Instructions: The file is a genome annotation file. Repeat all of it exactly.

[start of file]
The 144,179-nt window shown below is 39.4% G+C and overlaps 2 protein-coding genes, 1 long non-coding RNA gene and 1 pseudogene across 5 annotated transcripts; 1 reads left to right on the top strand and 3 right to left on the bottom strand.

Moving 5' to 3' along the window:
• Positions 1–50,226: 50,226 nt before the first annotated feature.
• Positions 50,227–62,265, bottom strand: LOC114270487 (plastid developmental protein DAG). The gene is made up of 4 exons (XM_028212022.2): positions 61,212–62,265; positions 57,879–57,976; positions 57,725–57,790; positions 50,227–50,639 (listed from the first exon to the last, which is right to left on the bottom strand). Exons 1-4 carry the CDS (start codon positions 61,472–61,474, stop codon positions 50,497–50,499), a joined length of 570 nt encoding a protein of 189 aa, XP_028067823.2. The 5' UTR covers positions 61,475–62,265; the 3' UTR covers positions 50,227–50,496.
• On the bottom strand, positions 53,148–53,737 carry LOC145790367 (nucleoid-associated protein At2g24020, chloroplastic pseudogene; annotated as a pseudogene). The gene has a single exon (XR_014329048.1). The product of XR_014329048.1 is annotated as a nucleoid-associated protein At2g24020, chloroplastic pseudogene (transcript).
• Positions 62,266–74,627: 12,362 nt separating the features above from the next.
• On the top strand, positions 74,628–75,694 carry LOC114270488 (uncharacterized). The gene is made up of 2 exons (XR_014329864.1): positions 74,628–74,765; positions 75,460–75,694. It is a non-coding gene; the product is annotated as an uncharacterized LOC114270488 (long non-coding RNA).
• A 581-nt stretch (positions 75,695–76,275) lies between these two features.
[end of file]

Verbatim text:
The 144,179-nt window shown below is 39.4% G+C and overlaps 2 protein-coding genes, 1 long non-coding RNA gene and 1 pseudogene across 5 annotated transcripts; 1 reads left to right on the top strand and 3 right to left on the bottom strand.

Moving 5' to 3' along the window:
• Positions 1–50,226: 50,226 nt before the first annotated feature.
• Positions 50,227–62,265, bottom strand: LOC114270487 (plastid developmental protein DAG). The gene is made up of 4 exons (XM_028212022.2): positions 61,212–62,265; positions 57,879–57,976; positions 57,725–57,790; positions 50,227–50,639 (listed from the first exon to the last, which is right to left on the bottom strand). Exons 1-4 carry the CDS (start codon positions 61,472–61,474, stop codon positions 50,497–50,499), a joined length of 570 nt encoding a protein of 189 aa, XP_028067823.2. The 5' UTR covers positions 61,475–62,265; the 3' UTR covers positions 50,227–50,496.
• On the bottom strand, positions 53,148–53,737 carry LOC145790367 (nucleoid-associated protein At2g24020, chloroplastic pseudogene; annotated as a pseudogene). The gene has a single exon (XR_014329048.1). The product of XR_014329048.1 is annotated as a nucleoid-associated protein At2g24020, chloroplastic pseudogene (transcript).
• Positions 62,266–74,627: 12,362 nt separating the features above from the next.
• On the top strand, positions 74,628–75,694 carry LOC114270488 (uncharacterized). The gene is made up of 2 exons (XR_014329864.1): positions 74,628–74,765; positions 75,460–75,694. It is a non-coding gene; the product is annotated as an uncharacterized LOC114270488 (long non-coding RNA).
• A 581-nt stretch (positions 75,695–76,275) lies between these two features.